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Stadium delay means related Krause projects also will be postponed

The one-year delay in opening Pro Iowa Stadium and Global Plaza also means other related Krause Group projects will likely be completed at dates later than originally planned, people associated with the project said.

The delay, announced earlier this week, is not expected to affect progress of developments east of the proposed stadium complex, Matt Anderson, Des Moines’ deputy city manager, said.

Hubbell Realty Co. and Sherman Associates are developing a large area south of Martin Luther King Jr. Parkway and east of Southwest 14th Street. Development is continuing in that area, which includes residential and commercial projects, Anderson said.

“The key for Hubbell has already been taken care of, and that was getting Dico down and getting that eyesore out of there,” Anderson said. “They’re already working on plans to continue marching toward the west, and so whether the stadium is done in ’24, ’25 or ’26 doesn’t impact Hubbell.

“Obviously, everyone would like to see the stadium done sooner rather than later, but the real impediment to [Hubbell] … was Dico.”

The 43-acre site at 200 S.W. 16th St. had been occupied by manufacturer Dico Inc. The site was placed on the U.S. Environmental Protection Agency’s Superfund list in 1983 and sat unused for more than 25 years as the property’s former owner fought the federal government on cleanup costs and other issues. An agreement was reached in fall 2020, and in 2021 the site was cleaned, a process that included removal of abandoned buildings, above-ground tanks and other debris.

Krause Group, through its development arm Krause+, plans to build a 6,300-seat multiuse outdoor stadium on the site. The stadium would be used by a USL Championship soccer team and would also host other events.

The stadium and Global Plaza are the centerpiece of an estimated $550 million redevelopment plan that includes the area south of MLK Parkway and an area north of Ingersoll Avenue between 15th and 18th Streets.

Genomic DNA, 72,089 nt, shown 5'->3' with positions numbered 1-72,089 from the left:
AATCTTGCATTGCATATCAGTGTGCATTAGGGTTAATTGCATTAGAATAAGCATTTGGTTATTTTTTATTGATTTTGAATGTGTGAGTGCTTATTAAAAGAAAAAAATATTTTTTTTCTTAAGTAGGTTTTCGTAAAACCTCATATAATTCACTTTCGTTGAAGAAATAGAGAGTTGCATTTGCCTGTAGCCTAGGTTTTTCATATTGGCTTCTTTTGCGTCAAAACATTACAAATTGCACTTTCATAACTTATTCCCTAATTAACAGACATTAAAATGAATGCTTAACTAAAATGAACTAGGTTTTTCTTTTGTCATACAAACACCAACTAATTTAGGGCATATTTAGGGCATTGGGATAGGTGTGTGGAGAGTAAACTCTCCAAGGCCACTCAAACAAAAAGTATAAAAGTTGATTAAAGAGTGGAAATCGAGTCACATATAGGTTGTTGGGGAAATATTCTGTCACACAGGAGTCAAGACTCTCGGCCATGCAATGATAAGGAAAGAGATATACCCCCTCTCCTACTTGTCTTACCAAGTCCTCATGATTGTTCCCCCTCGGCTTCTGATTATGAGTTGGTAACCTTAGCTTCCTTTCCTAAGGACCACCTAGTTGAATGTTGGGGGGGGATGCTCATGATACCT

Krause+ partnered with the city of Des Moines to request funding through the Iowa Reinvestment Act. Last June, the Iowa Economic Development Authority gave preliminary approval to providing up to $23.5 million in state hotel/motel and sales tax revenue to the $550 million redevelopment project. The board has until July 1, 2025, to provide final approval and award the funding, according to an IEDA spokesperson.

Construction of the stadium and Global Plaza, with development costs estimated at about $95 million, was expected to start this summer and be completed by spring 2024. This week, backers of the project announced the stadium and plaza would open in spring 2025.

“As we reevaluated the construction timeline — factoring in supply chain and cost challenges, remediation of the DICO site and conversations with vendors — we determined that a 2025 opening date is more reasonable,” Charley Campbell, Iowa Soccer Development Foundation secretary, said in a prepared statement. “This gives us the best possible chance for the team to play a full season.”

The Iowa Soccer Development Foundation is the fundraising arm of the initiative to bring professional soccer to Des Moines.

The delay also means the start of construction of a proposed stadium hotel and a nearby entertainment center will also be postponed, Nate Easter, director of commercial development for Krause+, wrote in an email. “We believe it is the best interest of [the projects] to align with the stadium timeline.”

“Given the complexity and the realities of any development in today’s environment, coupled with Midwest weather, it’s not unusual to see projects of this magnitude delayed to accommodate challenges like increases in various material costs,” Claire Brehmer, senior communications specialist for Hubbell Realty Co., wrote in an email. “All developers are experiencing these types of decisions to some scale – it boils down to how well each has prepared to combat these headwinds in advance.”

Anderson said he’s not concerned that the proposed stadium project could take even longer to complete than is now being proposed.

“This is a complex project that takes a long time,” he said. “Everything is moving forward … and grading could begin in the fall. It’s not like you’re an entire year behind on construction, but winter is going to impact what you can do which impacts your ability to get a first kickoff in 2024.”

Anderson said the city is proceeding with planned street improvements in the area as well as the installation of sewer and water lines.

“We’re moving forward with some of those improvements, so it doesn’t impact our work at all,” he said.

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